State Dept. rushes to defend Ariane Tabatabai, calling questions of allegiance ‘baseless and illegitimate’
Adam Kredo • May 10, 2021 6:15 pm
Several lawmakers are demanding the State Department revoke the security clearance of and launch an investigation into a Biden administration appointee who they say has troubling ties to Iran’s hardline, anti-American government.
Reps. Jeff Van Drew (R., N.J.), Scott Perry (R., Pa.), and Yvette Herrell (R., N.M.) say the Biden administration made a serious mistake when it hired Ariane Tabatabai as a senior adviser to the Office of the Under Secretary of State for Arms Control and International Security, a high-level position that requires security clearance. Tabatabai’s hiring first sparked controversy in March, when a group of Iranian dissidents outed her as an Iranian regime sympathizer whose family has close ties to the ruling theocratic regime, as the Washington Free Beacon first reported in March.
The lawmakers, in a letter sent late last month to the White House, demand Tabatabai’s security clearance be revoked until a proper investigation is launched into her “allegiance to the Iranian regime,” which the lawmakers say poses “a security threat to the United States,” according to a copy of that communication. They also request the Biden administration provide them with a classified briefing on the security screening process that permitted Tabatabai to obtain a government clearance. As the United States engages in negotiations with Iran aimed at inking a revamped nuclear deal, Tabatabai’s purported ties to the regime and high-level State Department posting are generating serious concerns, the lawmakers say.
“We respectfully ask for a classified briefing on Ariane Tabatabai’s connection to the Iranian Regime, as well as an additional background check to closely examine her ties to it,” they write in the April 23 letter.
Tabatabai’s critics—including the lawmakers and Iranian dissident groups who oppose the hardline government—outlined multiple public appearances in which she parroted Iranian regime propaganda and downplayed the import of democratic protests that threaten to topple Iran’s clerical leadership. They see the administration’s decision to hire Tabatabai as a sign the State Department intends to appease Iran and offer it significant concessions as part of any revamped nuclear deal.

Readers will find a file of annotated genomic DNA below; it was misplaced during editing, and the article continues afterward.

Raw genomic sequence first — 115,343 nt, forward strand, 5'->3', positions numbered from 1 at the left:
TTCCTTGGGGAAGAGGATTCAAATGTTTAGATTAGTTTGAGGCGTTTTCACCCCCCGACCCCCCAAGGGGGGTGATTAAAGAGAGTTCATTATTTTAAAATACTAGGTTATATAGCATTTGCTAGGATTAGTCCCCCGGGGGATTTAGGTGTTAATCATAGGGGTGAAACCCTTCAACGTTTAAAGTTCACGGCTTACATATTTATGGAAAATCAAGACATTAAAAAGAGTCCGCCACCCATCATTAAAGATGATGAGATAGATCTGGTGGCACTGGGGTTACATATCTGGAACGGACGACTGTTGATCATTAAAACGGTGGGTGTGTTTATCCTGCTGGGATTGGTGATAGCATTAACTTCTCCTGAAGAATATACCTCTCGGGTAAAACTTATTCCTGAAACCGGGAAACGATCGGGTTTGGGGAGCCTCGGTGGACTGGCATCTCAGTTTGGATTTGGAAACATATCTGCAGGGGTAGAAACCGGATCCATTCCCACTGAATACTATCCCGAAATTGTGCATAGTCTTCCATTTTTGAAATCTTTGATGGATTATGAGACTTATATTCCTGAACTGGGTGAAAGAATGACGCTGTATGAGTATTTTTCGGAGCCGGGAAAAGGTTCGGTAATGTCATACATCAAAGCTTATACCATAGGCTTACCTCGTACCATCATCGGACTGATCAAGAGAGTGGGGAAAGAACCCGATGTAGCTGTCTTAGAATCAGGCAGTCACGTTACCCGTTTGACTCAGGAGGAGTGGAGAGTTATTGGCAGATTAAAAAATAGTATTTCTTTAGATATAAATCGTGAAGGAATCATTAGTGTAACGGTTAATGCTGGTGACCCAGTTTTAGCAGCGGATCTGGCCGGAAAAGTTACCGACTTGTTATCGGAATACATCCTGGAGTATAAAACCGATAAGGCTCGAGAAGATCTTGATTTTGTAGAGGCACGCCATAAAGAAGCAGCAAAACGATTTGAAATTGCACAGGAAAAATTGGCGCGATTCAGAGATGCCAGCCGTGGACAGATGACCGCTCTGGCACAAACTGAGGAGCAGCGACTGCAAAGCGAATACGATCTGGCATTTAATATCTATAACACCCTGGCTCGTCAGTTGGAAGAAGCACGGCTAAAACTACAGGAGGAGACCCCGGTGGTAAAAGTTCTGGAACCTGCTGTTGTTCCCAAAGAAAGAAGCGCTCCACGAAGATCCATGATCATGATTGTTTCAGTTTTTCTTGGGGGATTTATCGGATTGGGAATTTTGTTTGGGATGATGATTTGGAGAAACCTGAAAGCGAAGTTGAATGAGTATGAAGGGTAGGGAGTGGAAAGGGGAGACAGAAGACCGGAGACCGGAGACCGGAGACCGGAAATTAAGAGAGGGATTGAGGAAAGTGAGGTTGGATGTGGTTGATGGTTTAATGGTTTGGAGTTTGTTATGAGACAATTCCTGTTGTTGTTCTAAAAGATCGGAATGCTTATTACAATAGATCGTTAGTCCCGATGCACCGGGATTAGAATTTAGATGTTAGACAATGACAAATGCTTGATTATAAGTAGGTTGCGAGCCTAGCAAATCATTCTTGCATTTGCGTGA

Tabatabai, the lawmakers write, “has echoed Iranian regime talking points and has made excuses for Iran’s oppressive government. She has downplayed the significance of dissatisfaction that Iranians have with their government, stating that protesting is a ‘feature in the Islamic Republic’ and is an ‘inherent part of Iranian public life.’” Additionally, in December 2020, Tabatabai “claimed that Iran has ‘affirmed its place as a significant regional force.’”
In addition to her writings, Tabatabai’s father, Dr. Javad Tabatabai, is a senior faculty member at the state-controlled University of Tehran and is allegedly part of Iranian president Hassan Rouhani’s inner circle, according to information published by Iranian dissident groups.
State Department spokesman Ned Price expressed outrage over the letter when asked for comment by the Free Beacon. While the State Department generally does not comment on correspondence from Congress, Price disregarded that practice to dispute what he described as “smears and slander.”
“We will not sit idly by as our employees—dedicated public servants—face personal smears and slander,” Price said. “The administration appointed Ariane Tabatabai to a key role in the State Department because she is one of the United States’ leading experts on Iranian nuclear policy. The State Department is honored to have her serving in this capacity.”
Tabatabai, Price said, “was thoroughly vetted and investigated before being granted the position. Any suggestion of security-related concerns about Dr. Tabatabai are baseless and illegitimate.”
Van Drew said the State Department still has not contacted him to discuss the concerns outlined in his letter. The administration, he told the Free Beacon, must be more transparent and responsive to those serving in Congress who seek to perform oversight on the State Department’s decisions.
“Why would we hire someone … who has access and security clearance to some of the most sensitive and important issues there [and] who obviously has had a relationship with the administration in Iran?” Van Drew asked. “I just don’t understand it.”
Van Drew said that Tabatabai’s appointment also sends a troubling message to Israel. “I guarantee you right now Israel is going to be more circumspect in how they’re going to deal with the U.S.,” he said. “A message was sent when they hired her.”
Bryan Leib, executive director of Iranian Americans for Liberty, one of the groups that first raised concerns about Tabatabai, said the letter from Congress should send a clear message to the Biden administration.
“Many Iranian Americans are deeply concerned about Ms. Tabatabai’s direct and indirect connections to the Iranian regime,” Leib said. “It’s deeply troubling that someone with connections to the Iranian regime would be selected for a senior role in the Office of the Under Secretary of State for Arms Control and International Security.”
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